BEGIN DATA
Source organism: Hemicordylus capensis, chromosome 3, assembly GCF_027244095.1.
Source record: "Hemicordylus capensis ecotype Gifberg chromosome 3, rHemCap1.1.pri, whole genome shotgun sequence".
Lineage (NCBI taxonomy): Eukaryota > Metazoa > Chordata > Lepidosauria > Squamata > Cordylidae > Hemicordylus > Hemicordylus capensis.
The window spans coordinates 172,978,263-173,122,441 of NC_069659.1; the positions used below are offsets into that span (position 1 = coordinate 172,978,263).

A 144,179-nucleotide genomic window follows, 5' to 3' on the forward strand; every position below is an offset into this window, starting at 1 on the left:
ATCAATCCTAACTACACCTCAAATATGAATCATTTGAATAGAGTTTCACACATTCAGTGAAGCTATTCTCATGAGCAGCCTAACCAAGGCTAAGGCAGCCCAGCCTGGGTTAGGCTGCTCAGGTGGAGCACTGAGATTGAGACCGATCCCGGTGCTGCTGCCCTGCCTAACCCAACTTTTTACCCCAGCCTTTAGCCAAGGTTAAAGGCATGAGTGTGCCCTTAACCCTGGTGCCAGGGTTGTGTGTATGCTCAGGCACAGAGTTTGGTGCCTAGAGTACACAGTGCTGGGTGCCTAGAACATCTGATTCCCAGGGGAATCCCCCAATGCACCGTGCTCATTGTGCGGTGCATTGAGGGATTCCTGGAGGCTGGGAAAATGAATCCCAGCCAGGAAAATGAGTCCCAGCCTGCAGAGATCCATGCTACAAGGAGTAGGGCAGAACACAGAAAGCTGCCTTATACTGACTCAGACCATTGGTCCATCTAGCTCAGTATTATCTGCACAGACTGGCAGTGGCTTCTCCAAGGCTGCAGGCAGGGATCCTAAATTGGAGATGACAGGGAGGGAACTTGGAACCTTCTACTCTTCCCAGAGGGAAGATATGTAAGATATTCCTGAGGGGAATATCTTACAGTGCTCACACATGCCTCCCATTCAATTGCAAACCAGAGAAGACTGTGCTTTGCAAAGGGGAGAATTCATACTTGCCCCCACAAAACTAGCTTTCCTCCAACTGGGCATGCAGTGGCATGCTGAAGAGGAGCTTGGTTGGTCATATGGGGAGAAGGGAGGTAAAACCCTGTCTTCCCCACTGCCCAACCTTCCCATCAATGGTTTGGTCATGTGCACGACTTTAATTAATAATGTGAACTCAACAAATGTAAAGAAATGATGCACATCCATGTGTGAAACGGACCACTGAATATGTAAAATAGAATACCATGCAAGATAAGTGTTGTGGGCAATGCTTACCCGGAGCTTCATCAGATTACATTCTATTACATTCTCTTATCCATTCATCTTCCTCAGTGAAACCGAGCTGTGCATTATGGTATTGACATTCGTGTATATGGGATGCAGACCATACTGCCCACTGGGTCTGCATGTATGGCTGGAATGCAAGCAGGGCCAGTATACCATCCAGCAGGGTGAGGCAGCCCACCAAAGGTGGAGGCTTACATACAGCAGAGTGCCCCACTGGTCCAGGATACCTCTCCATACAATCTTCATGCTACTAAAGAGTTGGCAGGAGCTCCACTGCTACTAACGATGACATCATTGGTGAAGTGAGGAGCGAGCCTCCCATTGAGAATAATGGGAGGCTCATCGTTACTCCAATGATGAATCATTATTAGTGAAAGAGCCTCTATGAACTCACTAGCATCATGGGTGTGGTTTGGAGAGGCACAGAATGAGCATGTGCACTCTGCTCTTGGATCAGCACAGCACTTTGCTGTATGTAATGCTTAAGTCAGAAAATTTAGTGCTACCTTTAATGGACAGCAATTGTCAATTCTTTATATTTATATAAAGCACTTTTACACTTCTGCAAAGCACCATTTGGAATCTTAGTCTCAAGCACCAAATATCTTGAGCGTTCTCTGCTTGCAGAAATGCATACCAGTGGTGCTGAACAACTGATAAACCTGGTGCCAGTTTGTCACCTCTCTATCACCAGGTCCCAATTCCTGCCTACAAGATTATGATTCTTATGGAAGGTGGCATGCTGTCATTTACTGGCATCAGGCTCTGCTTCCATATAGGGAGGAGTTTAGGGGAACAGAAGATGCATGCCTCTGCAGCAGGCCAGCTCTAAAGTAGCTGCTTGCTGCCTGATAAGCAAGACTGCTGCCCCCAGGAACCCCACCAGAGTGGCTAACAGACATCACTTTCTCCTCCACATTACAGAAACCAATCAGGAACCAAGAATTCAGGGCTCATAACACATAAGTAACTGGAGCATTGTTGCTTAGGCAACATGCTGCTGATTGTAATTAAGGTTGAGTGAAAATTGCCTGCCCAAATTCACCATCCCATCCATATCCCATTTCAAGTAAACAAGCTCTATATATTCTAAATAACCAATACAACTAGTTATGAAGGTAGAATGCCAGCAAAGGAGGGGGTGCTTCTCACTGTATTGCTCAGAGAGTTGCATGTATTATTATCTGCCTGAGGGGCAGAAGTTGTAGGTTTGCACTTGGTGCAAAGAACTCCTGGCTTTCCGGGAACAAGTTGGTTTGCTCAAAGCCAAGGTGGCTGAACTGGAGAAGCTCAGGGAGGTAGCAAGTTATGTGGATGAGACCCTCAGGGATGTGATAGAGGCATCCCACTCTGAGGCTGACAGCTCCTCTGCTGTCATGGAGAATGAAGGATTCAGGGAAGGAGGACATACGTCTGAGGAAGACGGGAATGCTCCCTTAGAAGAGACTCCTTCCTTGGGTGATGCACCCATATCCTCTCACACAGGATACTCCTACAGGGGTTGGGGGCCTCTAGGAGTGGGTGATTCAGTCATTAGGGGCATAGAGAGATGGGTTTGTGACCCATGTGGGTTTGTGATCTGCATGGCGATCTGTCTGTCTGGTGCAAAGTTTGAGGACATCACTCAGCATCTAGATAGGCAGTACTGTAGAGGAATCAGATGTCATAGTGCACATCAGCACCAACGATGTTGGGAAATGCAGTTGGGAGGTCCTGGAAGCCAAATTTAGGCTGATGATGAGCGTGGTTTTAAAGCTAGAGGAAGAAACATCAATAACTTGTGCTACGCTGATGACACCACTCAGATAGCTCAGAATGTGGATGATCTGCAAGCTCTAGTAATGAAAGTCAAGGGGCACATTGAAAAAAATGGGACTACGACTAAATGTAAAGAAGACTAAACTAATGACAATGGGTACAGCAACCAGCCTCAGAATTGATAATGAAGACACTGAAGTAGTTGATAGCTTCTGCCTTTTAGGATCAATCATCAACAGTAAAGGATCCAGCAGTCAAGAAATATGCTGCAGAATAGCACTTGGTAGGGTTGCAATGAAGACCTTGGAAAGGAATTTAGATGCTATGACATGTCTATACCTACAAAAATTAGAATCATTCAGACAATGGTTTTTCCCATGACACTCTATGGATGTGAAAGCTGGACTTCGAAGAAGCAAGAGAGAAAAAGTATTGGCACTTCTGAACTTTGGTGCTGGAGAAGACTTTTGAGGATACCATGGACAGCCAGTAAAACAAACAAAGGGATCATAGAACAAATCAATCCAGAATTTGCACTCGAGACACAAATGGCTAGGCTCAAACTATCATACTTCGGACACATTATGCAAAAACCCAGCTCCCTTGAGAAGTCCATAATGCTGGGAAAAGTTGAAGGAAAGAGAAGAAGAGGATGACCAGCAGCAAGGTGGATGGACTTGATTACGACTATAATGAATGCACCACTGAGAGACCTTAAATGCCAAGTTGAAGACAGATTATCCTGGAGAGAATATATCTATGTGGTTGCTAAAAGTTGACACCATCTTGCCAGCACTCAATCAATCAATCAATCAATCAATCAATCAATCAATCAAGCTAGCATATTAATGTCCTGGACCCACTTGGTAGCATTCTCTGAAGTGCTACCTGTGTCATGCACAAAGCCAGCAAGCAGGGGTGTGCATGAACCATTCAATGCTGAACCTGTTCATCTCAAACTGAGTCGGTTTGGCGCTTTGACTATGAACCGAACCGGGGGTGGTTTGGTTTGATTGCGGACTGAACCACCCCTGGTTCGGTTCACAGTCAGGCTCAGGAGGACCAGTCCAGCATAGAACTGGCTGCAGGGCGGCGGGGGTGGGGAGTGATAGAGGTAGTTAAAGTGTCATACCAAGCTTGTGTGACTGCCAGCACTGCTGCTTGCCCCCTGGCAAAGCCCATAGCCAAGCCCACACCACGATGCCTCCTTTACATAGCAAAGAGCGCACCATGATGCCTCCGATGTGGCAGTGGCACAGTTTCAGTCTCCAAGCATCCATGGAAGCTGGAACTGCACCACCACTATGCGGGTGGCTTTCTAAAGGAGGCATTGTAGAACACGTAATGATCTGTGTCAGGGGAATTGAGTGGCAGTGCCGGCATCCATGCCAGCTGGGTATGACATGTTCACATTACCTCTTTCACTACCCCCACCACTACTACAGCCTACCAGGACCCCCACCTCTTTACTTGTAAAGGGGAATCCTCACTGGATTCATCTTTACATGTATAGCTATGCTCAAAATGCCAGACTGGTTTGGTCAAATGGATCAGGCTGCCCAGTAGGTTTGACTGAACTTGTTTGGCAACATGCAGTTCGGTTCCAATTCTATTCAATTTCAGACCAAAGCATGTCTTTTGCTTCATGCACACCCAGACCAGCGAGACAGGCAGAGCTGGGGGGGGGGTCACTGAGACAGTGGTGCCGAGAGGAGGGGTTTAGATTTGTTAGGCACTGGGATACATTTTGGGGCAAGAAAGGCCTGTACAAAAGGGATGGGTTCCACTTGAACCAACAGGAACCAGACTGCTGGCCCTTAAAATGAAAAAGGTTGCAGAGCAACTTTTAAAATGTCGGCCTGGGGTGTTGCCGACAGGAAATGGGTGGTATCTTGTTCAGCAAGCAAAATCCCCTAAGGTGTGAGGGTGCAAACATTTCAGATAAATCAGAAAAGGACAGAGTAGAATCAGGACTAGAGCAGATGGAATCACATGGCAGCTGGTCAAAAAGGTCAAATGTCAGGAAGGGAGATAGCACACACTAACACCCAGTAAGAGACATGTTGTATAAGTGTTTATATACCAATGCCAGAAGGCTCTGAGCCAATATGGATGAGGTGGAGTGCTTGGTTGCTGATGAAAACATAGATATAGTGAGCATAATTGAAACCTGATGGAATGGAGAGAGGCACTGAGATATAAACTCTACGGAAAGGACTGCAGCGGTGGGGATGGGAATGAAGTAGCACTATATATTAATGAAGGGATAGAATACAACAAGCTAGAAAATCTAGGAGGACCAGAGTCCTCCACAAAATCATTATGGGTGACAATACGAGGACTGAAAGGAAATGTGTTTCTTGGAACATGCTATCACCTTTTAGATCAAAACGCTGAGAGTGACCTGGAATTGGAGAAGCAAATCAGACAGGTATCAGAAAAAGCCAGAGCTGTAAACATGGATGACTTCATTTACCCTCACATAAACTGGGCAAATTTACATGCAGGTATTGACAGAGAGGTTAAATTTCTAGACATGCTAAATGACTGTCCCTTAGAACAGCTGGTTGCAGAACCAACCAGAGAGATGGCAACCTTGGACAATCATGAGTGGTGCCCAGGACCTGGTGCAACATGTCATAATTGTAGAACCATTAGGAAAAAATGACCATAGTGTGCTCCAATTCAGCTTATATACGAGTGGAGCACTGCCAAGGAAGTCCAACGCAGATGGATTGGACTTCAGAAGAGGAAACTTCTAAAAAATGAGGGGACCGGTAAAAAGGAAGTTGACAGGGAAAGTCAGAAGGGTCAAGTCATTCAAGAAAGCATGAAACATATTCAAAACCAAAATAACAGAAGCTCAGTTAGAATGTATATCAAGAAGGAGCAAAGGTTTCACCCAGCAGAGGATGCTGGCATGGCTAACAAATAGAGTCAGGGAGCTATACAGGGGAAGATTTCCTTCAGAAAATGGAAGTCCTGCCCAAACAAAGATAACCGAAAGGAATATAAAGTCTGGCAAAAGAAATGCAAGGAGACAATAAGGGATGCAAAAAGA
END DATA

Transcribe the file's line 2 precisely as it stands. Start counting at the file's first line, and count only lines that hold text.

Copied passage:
Source record: "Hemicordylus capensis ecotype Gifberg chromosome 3, rHemCap1.1.pri, whole genome shotgun sequence".